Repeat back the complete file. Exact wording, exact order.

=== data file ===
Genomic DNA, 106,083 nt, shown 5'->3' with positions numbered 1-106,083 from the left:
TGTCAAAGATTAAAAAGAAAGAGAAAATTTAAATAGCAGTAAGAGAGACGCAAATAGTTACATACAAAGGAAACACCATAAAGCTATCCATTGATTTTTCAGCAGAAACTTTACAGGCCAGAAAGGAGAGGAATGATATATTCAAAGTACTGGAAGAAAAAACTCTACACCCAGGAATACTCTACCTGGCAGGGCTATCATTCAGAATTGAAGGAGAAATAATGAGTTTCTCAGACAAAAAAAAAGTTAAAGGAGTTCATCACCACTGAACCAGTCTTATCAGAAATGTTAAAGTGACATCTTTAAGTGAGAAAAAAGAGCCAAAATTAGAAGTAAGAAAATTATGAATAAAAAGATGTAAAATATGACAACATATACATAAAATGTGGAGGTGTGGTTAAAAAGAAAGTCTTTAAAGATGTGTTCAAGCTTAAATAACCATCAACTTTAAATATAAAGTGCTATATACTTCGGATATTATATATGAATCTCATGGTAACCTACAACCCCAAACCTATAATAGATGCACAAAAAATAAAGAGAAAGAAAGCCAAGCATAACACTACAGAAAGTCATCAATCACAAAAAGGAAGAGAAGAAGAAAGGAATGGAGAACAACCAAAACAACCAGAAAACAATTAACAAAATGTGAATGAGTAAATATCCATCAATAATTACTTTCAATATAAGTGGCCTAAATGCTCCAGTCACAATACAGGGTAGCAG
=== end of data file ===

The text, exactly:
Genomic DNA, 106,083 nt, shown 5'->3' with positions numbered 1-106,083 from the left:
TGTCAAAGATTAAAAAGAAAGAGAAAATTTAAATAGCAGTAAGAGAGACGCAAATAGTTACATACAAAGGAAACACCATAAAGCTATCCATTGATTTTTCAGCAGAAACTTTACAGGCCAGAAAGGAGAGGAATGATATATTCAAAGTACTGGAAGAAAAAACTCTACACCCAGGAATACTCTACCTGGCAGGGCTATCATTCAGAATTGAAGGAGAAATAATGAGTTTCTCAGACAAAAAAAAAGTTAAAGGAGTTCATCACCACTGAACCAGTCTTATCAGAAATGTTAAAGTGACATCTTTAAGTGAGAAAAAAGAGCCAAAATTAGAAGTAAGAAAATTATGAATAAAAAGATGTAAAATATGACAACATATACATAAAATGTGGAGGTGTGGTTAAAAAGAAAGTCTTTAAAGATGTGTTCAAGCTTAAATAACCATCAACTTTAAATATAAAGTGCTATATACTTCGGATATTATATATGAATCTCATGGTAACCTACAACCCCAAACCTATAATAGATGCACAAAAAATAAAGAGAAAGAAAGCCAAGCATAACACTACAGAAAGTCATCAATCACAAAAAGGAAGAGAAGAAGAAAGGAATGGAGAACAACCAAAACAACCAGAAAACAATTAACAAAATGTGAATGAGTAAATATCCATCAATAATTACTTTCAATATAAGTGGCCTAAATGCTCCAGTCACAATACAGGGTAGCAG